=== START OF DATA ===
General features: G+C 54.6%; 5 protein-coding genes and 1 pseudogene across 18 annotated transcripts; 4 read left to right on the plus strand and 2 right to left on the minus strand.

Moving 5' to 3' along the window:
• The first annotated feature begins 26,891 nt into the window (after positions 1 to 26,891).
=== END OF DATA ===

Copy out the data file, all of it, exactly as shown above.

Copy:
General features: G+C 54.6%; 5 protein-coding genes and 1 pseudogene across 18 annotated transcripts; 4 read left to right on the plus strand and 2 right to left on the minus strand.

Moving 5' to 3' along the window:
• The first annotated feature begins 26,891 nt into the window (after positions 1 to 26,891).